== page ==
Brahms Tragic Overture
Schumann Cello Concerto in A minor
Barber Adagio for Strings
Barber Symphony No. 1
We are thrilled to welcome back world-class cellist Daniel Müller-Schott to perform Robert Schumann’s Cello Concerto in A minor.
A regular on the international stage since winning the prestigious International Tchaikovsky Competition for Young Musicians at the age of 15, his energetic and fearless style will ensure this achingly romantic Cello Concerto is a highlight of the 2017 season.
The programme begins with Johannes Brahms’ Tragic Overture, a turbulent, tumultuous work.
Reaching beyond the limitations of language, Samuel Barber’s iconic Adagio for Strings has been played to mark the deaths of John F Kennedy, Princess Diana, and to commemorate those who died in 9/11. Barber’s natural lyricism is also found in his Symphony No. 1, where four movements are reduced down into a single continuous work.
Maestro James Feddeck’s crisp interpretations put the music centre stage in a concert of high drama and profound emotion.
Subscribe to this concert and 2 others now and save or book tickets for this concert only by using the links below.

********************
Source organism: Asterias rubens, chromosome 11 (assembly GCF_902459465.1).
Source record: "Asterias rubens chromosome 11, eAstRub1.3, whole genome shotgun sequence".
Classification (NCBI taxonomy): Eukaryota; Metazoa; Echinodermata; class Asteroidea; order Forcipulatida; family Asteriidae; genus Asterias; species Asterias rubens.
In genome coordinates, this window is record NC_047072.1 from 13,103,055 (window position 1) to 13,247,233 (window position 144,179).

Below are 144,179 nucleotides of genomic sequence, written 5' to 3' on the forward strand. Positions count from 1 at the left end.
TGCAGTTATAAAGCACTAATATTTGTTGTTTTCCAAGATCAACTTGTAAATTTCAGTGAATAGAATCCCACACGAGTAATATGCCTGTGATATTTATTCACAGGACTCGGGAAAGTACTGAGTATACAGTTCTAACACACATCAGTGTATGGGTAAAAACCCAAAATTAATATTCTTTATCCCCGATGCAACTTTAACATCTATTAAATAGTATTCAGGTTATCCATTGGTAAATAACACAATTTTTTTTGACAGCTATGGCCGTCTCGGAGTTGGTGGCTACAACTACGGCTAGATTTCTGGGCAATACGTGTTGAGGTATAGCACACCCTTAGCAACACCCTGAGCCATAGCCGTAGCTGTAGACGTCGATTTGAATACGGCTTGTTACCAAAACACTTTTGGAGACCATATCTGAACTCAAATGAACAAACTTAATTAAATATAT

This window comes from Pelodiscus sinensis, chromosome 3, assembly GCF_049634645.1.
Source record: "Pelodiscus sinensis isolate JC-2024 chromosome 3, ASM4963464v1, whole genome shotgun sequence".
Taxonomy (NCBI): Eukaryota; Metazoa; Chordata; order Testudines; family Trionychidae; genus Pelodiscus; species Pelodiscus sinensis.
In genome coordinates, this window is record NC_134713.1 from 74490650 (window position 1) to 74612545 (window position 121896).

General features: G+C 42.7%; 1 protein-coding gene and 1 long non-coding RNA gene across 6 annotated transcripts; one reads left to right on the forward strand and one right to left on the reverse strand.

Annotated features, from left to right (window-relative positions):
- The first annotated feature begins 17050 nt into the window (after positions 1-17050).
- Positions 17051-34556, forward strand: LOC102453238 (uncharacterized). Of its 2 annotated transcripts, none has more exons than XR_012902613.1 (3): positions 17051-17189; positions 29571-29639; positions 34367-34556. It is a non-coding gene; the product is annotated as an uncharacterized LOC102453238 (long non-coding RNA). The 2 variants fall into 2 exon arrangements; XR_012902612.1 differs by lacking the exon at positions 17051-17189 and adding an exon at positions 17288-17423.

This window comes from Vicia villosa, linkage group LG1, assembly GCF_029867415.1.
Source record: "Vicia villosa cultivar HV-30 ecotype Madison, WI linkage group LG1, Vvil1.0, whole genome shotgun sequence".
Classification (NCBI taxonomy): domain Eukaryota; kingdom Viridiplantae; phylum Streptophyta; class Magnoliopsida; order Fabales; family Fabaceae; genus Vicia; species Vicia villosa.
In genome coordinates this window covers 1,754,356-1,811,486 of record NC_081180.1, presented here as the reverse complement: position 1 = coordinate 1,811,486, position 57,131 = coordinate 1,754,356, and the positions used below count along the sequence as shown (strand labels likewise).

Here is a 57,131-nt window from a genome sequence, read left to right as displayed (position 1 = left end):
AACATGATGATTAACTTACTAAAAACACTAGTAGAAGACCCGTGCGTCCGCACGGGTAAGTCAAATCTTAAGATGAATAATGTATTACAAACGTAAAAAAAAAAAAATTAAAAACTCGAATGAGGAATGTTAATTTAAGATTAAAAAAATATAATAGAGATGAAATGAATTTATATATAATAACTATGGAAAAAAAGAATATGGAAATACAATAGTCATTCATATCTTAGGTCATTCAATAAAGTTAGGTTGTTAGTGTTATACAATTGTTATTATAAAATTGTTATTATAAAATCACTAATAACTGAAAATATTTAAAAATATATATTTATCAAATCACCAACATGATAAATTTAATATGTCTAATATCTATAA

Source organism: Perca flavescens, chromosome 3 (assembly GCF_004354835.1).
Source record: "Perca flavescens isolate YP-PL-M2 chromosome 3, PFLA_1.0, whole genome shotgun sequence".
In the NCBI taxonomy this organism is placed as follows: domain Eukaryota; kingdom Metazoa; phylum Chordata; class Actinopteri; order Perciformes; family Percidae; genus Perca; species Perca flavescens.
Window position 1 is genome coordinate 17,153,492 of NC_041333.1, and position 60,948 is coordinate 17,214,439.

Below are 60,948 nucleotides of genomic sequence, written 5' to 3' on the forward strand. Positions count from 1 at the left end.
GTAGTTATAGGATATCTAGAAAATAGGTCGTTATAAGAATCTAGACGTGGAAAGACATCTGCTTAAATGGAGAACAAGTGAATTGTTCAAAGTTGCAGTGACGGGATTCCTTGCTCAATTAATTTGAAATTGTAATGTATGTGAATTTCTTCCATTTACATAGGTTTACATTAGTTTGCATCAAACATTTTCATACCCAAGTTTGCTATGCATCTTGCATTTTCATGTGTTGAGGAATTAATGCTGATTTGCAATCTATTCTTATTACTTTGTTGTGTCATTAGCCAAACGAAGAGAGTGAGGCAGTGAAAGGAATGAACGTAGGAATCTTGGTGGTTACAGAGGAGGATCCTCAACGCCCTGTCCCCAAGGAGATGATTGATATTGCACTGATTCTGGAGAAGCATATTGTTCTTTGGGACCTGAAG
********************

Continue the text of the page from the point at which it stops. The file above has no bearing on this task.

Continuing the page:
Let us play on your heartstrings with this moving concert. Brahms’ aptly named Tragic Overture, Schumann’s famously romantic Cello Concerto, Barber’s Symphony No. 1 and of course, his Adagio for Strings.
There are few pieces of classical music that have been so completely adopted by popular culture like Samuel Barber’s Adagio for Strings. Broadcast at the announcement of both Franklin D. Roosevelt and John F. Kennedy deaths, performed at the funerals of Albert Einstein and Grace Kelly, used to commemorate the victims of September 11, this piece has become synonymous with tragedy.
But does it make us sad because of all these cultural connections? Or do these connections exist because the music itself elicits a visceral response? Come along and decide for yourself